Biological Aging and Radiation Therapy for Breast Cancer

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Some patients who have received treatment for breast cancer may experience increased biological aging compared with those who have never been diagnosed with breast cancer, according to a new study published by Kresovich et al in the Journal of the National Cancer Institute. The findings showed that the association was most pronounced among patients who received radiation therapy, whereas surgery showed no association with biological aging—indicating that developing cancer may not be responsible for the aging effect.


Biological age reflects the cell and tissue health of an individual and often differs from their chronologic age.

In the new study, researchers sought to measure the biological age of 417 patients from the Sister Study—a research initiative established to identify environmental risk factors contributing to the risk of breast cancer and other diseases—by examining blood samples taken from them at two time points about 8 years apart. About 50% of the patients involved in the study developed breast cancer during the time span.

The researchers then utilized three different “methylation clocks” to analyze naturally occurring chemical modifications in the patients’ DNA and identify changes in their biological ages between the two time points. The researchers were also able to detect small variations in methylation patterns to help them determine the patients’ risk of developing age-related diseases.

They found that patients who were diagnosed with breast cancer had faster aging rates according to all three clocks—with no significant race-related differences—compared with patients who did not develop breast cancer.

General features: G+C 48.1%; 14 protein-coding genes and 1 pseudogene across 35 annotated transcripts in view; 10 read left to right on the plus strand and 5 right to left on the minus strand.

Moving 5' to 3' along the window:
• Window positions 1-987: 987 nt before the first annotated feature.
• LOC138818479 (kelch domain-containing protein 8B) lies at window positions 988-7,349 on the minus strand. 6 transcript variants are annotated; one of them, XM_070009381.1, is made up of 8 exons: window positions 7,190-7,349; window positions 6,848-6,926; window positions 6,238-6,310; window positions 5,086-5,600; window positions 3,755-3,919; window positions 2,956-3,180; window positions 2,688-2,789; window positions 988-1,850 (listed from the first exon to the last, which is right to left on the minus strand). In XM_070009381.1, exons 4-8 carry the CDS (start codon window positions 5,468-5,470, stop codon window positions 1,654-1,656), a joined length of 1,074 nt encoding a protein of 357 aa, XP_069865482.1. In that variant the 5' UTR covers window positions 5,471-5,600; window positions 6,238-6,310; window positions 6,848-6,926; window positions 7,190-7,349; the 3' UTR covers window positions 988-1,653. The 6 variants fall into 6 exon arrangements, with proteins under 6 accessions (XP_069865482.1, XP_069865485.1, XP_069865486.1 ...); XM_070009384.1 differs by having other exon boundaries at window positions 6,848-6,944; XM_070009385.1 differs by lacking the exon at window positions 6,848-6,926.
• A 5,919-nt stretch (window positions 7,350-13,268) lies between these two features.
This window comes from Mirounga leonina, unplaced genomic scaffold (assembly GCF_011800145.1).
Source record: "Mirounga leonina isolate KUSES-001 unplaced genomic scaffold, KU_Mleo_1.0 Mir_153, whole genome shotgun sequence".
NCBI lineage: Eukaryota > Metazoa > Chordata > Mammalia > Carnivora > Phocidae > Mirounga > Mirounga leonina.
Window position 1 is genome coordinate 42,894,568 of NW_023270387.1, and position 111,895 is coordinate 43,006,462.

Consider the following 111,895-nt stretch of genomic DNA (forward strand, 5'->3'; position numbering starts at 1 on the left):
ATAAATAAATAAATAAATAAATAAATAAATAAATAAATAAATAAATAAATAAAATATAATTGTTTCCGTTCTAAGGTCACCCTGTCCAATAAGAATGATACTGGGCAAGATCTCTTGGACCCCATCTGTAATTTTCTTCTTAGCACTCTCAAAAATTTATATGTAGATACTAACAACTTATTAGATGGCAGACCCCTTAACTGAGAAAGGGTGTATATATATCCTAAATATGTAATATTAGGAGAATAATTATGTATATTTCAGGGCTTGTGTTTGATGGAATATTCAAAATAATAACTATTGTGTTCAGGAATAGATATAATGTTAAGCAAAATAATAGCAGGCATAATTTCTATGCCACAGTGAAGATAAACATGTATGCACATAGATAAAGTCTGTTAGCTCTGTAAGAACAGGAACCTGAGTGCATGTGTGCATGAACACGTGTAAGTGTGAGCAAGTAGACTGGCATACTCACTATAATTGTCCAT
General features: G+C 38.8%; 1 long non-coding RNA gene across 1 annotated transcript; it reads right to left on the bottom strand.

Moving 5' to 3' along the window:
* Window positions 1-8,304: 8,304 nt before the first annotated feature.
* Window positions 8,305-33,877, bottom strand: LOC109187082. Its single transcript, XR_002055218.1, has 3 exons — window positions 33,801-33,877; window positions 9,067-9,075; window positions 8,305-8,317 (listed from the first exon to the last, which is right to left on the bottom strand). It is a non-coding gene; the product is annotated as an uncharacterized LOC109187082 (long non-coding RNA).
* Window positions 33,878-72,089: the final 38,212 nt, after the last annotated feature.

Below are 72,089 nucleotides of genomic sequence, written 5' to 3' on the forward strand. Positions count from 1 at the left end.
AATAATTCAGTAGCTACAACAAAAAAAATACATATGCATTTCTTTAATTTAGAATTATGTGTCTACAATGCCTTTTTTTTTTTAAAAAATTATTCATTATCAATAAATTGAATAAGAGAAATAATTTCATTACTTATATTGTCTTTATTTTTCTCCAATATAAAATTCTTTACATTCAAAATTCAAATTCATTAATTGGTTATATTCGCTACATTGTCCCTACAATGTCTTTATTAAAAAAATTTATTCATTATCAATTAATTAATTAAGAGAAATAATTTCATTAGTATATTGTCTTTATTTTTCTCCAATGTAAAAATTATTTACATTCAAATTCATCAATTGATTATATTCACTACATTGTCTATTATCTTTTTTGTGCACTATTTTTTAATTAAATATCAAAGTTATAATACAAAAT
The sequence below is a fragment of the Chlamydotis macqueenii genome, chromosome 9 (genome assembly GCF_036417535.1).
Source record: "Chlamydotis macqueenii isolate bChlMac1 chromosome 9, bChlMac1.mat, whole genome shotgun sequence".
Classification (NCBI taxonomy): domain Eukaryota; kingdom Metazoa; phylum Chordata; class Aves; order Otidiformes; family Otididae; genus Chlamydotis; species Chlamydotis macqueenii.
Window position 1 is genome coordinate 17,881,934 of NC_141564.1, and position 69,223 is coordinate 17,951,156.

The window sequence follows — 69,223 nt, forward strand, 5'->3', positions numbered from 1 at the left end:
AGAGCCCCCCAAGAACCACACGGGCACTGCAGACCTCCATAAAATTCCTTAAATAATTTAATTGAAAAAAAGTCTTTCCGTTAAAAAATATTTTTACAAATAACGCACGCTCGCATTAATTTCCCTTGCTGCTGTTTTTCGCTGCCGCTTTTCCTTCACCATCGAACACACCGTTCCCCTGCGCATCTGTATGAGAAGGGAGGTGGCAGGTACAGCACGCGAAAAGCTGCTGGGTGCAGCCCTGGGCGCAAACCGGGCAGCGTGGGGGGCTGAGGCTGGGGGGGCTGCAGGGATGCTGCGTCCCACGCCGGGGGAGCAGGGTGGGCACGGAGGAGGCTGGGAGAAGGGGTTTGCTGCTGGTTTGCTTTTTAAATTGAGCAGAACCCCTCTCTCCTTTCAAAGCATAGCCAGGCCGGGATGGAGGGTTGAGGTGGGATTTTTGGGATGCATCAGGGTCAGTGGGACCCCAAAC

Further, the researchers assessed whether biological age was associated with specific treatment regimens such as surgery, chemotherapy, radiation therapy, and endocrine therapy.  Among the patients who had breast cancer, aging rates varied by treatment type.

“Of the three treatment classes we looked at, radiation therapy had the strongest associations with the [biological] age measures assessed in the study,” explained senior study author Jack Taylor, MD, PhD, Leader of the Molecular & Genetic Epidemiology Group and a scientist Emeritus at the National Institute of Environmental Health Sciences (NIEHS). “The increases can be detected years after treatment,” he added.


“Radiation is a valuable treatment option for [patients with] breast cancer, and we don’t yet know why it was most strongly associated with biological age,” emphasized co–study author Dale Sandler, PhD, Chief of the Epidemiology Branch at the NIEHS. “This finding supports efforts to minimize radiation exposures when possible and to find ways to mitigate adverse health effects among the approximately 4 million breast cancer survivors living in the United States,” she highlighted.

The researchers discouraged patients from abandoning radiation therapy as a result of their new findings. Current breast cancer treatments that include radiation have been shown to be very effective in preventing breast cancer from spreading.

“[Patients] faced with breast cancer diagnoses should discuss all possible treatment options with their [physicians] to determine the best course of treatment for them,” concluded co–study author Katie O’Brien, PhD, a staff scientist in the Epidemiology Branch at the NIEHS.

Disclosure: For full disclosures of the study authors, visit

The content in this post has not been reviewed by the American Society of Clinical Oncology, Inc. (ASCO®) and does not necessarily reflect the ideas and opinions of ASCO®.